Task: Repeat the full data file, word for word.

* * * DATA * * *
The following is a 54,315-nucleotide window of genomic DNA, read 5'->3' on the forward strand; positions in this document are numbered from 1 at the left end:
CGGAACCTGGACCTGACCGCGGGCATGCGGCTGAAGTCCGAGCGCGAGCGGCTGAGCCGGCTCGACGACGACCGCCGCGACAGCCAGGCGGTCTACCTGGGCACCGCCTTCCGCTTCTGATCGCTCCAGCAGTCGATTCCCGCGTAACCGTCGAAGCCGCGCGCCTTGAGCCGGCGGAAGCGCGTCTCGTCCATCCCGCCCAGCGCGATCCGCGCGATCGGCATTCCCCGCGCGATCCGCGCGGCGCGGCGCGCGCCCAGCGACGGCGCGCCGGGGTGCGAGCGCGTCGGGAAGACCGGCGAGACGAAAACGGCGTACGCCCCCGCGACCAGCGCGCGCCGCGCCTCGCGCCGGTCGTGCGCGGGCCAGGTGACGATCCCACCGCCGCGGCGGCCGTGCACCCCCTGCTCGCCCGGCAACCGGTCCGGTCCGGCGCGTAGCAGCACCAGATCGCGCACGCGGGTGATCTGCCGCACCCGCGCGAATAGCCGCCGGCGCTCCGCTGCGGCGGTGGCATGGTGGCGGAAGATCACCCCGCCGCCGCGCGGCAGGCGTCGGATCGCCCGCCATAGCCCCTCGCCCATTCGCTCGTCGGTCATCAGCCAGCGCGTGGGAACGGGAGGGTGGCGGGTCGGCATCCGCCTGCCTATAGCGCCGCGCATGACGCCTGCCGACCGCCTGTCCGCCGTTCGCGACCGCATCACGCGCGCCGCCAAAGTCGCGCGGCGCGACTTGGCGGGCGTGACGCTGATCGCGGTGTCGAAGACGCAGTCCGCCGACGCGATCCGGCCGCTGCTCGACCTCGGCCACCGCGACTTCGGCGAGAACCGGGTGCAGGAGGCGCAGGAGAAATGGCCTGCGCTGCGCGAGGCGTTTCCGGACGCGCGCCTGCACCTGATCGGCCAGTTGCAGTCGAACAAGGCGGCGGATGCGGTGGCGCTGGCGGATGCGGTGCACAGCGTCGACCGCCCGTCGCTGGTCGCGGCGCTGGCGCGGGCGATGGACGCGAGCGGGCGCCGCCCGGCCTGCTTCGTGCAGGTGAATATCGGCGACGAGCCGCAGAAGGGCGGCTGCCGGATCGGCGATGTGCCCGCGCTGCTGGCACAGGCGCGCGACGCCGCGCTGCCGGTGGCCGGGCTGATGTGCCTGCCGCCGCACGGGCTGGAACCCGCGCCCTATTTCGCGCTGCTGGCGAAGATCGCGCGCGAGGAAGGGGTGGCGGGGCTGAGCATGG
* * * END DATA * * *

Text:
The following is a 54,315-nucleotide window of genomic DNA, read 5'->3' on the forward strand; positions in this document are numbered from 1 at the left end:
CGGAACCTGGACCTGACCGCGGGCATGCGGCTGAAGTCCGAGCGCGAGCGGCTGAGCCGGCTCGACGACGACCGCCGCGACAGCCAGGCGGTCTACCTGGGCACCGCCTTCCGCTTCTGATCGCTCCAGCAGTCGATTCCCGCGTAACCGTCGAAGCCGCGCGCCTTGAGCCGGCGGAAGCGCGTCTCGTCCATCCCGCCCAGCGCGATCCGCGCGATCGGCATTCCCCGCGCGATCCGCGCGGCGCGGCGCGCGCCCAGCGACGGCGCGCCGGGGTGCGAGCGCGTCGGGAAGACCGGCGAGACGAAAACGGCGTACGCCCCCGCGACCAGCGCGCGCCGCGCCTCGCGCCGGTCGTGCGCGGGCCAGGTGACGATCCCACCGCCGCGGCGGCCGTGCACCCCCTGCTCGCCCGGCAACCGGTCCGGTCCGGCGCGTAGCAGCACCAGATCGCGCACGCGGGTGATCTGCCGCACCCGCGCGAATAGCCGCCGGCGCTCCGCTGCGGCGGTGGCATGGTGGCGGAAGATCACCCCGCCGCCGCGCGGCAGGCGTCGGATCGCCCGCCATAGCCCCTCGCCCATTCGCTCGTCGGTCATCAGCCAGCGCGTGGGAACGGGAGGGTGGCGGGTCGGCATCCGCCTGCCTATAGCGCCGCGCATGACGCCTGCCGACCGCCTGTCCGCCGTTCGCGACCGCATCACGCGCGCCGCCAAAGTCGCGCGGCGCGACTTGGCGGGCGTGACGCTGATCGCGGTGTCGAAGACGCAGTCCGCCGACGCGATCCGGCCGCTGCTCGACCTCGGCCACCGCGACTTCGGCGAGAACCGGGTGCAGGAGGCGCAGGAGAAATGGCCTGCGCTGCGCGAGGCGTTTCCGGACGCGCGCCTGCACCTGATCGGCCAGTTGCAGTCGAACAAGGCGGCGGATGCGGTGGCGCTGGCGGATGCGGTGCACAGCGTCGACCGCCCGTCGCTGGTCGCGGCGCTGGCGCGGGCGATGGACGCGAGCGGGCGCCGCCCGGCCTGCTTCGTGCAGGTGAATATCGGCGACGAGCCGCAGAAGGGCGGCTGCCGGATCGGCGATGTGCCCGCGCTGCTGGCACAGGCGCGCGACGCCGCGCTGCCGGTGGCCGGGCTGATGTGCCTGCCGCCGCACGGGCTGGAACCCGCGCCCTATTTCGCGCTGCTGGCGAAGATCGCGCGCGAGGAAGGGGTGGCGGGGCTGAGCATGG